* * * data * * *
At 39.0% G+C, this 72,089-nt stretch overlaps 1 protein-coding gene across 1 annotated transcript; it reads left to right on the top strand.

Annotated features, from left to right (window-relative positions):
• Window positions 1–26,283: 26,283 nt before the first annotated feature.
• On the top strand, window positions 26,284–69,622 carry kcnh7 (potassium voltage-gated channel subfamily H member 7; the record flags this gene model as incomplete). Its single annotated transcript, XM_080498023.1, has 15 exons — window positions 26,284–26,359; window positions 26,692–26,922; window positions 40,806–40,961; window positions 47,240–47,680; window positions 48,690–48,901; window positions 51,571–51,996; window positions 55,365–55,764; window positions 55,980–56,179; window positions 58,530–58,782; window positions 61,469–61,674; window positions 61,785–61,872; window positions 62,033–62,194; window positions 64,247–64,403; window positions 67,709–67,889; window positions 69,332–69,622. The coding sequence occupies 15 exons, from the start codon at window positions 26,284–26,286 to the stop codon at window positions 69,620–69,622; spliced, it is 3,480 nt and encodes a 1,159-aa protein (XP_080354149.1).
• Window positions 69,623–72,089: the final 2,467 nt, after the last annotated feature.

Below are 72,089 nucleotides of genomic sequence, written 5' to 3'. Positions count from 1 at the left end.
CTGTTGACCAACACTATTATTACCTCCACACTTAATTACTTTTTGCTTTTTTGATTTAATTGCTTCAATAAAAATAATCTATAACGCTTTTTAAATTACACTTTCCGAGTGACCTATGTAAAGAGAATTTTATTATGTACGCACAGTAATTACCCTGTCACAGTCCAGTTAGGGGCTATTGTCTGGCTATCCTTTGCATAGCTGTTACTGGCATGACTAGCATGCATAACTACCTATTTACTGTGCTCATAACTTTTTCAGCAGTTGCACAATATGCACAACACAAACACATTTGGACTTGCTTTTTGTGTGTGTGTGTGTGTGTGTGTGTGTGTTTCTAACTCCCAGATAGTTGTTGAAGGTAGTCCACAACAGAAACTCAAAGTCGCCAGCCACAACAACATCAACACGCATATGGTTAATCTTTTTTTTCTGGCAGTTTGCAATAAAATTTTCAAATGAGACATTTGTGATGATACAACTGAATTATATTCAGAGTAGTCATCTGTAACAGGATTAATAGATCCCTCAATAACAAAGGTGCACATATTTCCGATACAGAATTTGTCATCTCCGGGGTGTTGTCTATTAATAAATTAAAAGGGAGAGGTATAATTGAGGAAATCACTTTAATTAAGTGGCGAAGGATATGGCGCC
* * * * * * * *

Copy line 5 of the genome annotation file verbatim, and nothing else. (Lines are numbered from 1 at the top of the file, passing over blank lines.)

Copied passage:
• Window positions 69,623–72,089: the final 2,467 nt, after the last annotated feature.